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Marlins on the lookout for help at shortstop

MLB.com @JoeFrisaro

MIAMI -- Starting pitching may be the Marlins' biggest offseason need, but when the Hot Stove season begins after the World Series ends, the organization likely will also be in the market for a shortstop.

The position has come into question due to rookie JT Riddle and Miguel Rojas each missing substantial time because of injuries. Both should be healthy for Spring Training, but neither has a track record of handling the position for an entire year at the big league level.

MIAMI -- Starting pitching may be the Marlins' biggest offseason need, but when the Hot Stove season begins after the World Series ends, the organization likely will also be in the market for a shortstop.

The position has come into question due to rookie JT Riddle and Miguel Rojas each missing substantial time because of injuries. Both should be healthy for Spring Training, but neither has a track record of handling the position for an entire year at the big league level.

The Marlins will begin formulating offseason plans at their organizational meetings, which are expected to take place next week. New chief executive officer Derek Jeter, and staff, at that time will set the direction for 2018.

When the Marlins traded Adeiny Hechavarria to the Rays in late June, they noted Riddle was ready to step in every day. A left-handed hitter with power potential and a solid defender, Riddle showed promise -- posting a slash line of .250/.282/.355 with three home runs and 31 RBIs in 70 games.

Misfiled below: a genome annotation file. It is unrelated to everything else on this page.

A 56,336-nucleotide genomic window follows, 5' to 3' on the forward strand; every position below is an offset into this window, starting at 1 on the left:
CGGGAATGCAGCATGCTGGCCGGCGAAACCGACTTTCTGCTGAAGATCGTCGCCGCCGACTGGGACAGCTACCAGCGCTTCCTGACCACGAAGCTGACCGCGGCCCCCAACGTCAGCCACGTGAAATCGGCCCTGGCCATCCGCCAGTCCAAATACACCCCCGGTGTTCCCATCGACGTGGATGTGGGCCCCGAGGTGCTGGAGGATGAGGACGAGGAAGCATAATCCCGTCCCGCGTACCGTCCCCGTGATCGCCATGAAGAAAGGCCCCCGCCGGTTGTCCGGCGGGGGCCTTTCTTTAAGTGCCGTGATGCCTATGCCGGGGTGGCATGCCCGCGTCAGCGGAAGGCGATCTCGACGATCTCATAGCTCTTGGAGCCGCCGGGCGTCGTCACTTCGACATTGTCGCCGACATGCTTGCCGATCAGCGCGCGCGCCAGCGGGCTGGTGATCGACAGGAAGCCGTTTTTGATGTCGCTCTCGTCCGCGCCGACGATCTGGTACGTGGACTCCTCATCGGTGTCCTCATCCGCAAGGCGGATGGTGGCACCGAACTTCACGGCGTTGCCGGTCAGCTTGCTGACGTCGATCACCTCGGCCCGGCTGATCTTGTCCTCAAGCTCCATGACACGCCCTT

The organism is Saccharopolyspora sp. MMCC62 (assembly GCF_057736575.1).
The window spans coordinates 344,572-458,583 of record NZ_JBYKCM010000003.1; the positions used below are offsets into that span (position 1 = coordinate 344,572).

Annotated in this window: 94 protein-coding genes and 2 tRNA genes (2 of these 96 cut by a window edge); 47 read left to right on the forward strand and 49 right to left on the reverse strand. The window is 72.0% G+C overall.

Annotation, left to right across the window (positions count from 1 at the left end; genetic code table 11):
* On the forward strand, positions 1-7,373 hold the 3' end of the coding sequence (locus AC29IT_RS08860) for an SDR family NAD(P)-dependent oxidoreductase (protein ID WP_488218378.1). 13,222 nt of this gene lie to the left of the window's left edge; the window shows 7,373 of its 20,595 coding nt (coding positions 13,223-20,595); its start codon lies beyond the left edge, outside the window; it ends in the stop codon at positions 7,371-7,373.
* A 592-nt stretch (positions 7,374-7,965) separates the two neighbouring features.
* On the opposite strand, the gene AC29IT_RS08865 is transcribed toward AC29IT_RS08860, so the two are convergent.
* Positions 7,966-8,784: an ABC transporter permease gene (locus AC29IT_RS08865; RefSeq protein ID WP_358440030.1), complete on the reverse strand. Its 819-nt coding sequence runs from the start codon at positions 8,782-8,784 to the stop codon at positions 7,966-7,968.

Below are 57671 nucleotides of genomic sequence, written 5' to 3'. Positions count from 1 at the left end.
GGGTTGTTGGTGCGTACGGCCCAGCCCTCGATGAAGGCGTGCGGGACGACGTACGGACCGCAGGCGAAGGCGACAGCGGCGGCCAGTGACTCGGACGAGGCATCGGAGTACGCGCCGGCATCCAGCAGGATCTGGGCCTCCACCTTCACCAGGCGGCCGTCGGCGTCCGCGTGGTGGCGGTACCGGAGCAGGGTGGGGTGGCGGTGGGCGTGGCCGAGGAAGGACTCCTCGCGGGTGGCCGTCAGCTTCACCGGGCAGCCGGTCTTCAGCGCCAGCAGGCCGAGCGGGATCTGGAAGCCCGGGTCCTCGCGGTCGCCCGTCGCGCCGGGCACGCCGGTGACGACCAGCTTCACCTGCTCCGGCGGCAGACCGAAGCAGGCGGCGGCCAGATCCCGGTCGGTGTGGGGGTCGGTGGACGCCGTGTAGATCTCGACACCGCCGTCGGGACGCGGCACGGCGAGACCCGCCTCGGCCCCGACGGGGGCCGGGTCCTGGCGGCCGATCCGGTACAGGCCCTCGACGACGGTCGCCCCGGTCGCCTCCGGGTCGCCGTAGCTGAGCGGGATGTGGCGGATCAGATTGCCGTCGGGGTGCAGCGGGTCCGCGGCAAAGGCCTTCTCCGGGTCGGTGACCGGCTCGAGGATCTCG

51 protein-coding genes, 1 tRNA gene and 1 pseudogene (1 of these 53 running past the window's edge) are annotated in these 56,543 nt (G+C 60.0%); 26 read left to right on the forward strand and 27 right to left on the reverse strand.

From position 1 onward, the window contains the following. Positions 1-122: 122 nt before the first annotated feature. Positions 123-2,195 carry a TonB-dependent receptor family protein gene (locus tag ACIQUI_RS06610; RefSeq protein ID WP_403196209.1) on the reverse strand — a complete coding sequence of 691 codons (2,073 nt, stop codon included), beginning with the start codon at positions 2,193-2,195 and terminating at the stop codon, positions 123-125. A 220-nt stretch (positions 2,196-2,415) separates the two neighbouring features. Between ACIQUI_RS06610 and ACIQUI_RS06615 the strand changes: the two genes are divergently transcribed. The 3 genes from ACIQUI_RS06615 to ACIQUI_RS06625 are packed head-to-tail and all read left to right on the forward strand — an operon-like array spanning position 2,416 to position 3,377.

But an injured left shoulder bothered him for a couple of months, and Riddle's final game was July 19. He underwent surgery a couple of weeks later.

Rojas stepped in after Riddle's injury, but he also missed more than two months in the first half because of a broken right thumb. Even after the thumb healed, Rojas battled left shoulder issues that have bothered him for a couple of seasons.

A concern for the Marlins is both Riddle and Rojas felt at risk every time they dove for the ball.

The Marlins ended up using five different players at shortstop -- Rojas (77 games), Riddle (69), Hechavarria (19), Mike Aviles (15) and Dee Gordon (3). Gordon is a two-time All-Star second baseman, who stepped in a few times out of need.

Riddle and Rojas still may be called upon to handle the position in 2018, but the organization likely will weigh all their options.

In free agency, there are some candidates that could make sense. Zack Cozart of the Reds headlines the list, and he could be in high demand. Alcides Escobar of the Royals could be interesting, as the 31-year-old just concluded a six-year, $21.75 million contract, and would be more affordable.

Escobar isn't much of a statistical upgrade offensively over Riddle, but he has a history of durability, and was part of Kansas City's 2015 World Series title team. The 31-year-old had a slash line of .250/.272/.357 this year. More importantly, he stays on the field. Escobar has played in all 162 games in each of the past two seasons, doing so three out of the last four years.

If the Marlins decide to rebuild and make sweeping changes, they could target a young shortstop in a potential deal.

No matter the direction, Riddle and Rojas are expected to be part of the club's plans for 2018. Rojas is valuable because he plays so many positions. He might end up seeing time at second base and third base.

Riddle has upside, but you don't know exactly how a player will respond or recover from surgery.

Joe Frisaro has covered the Marlins for MLB.com since 2002. Follow him on Twitter @JoeFrisaro and listen to his podcast.

Miami Marlins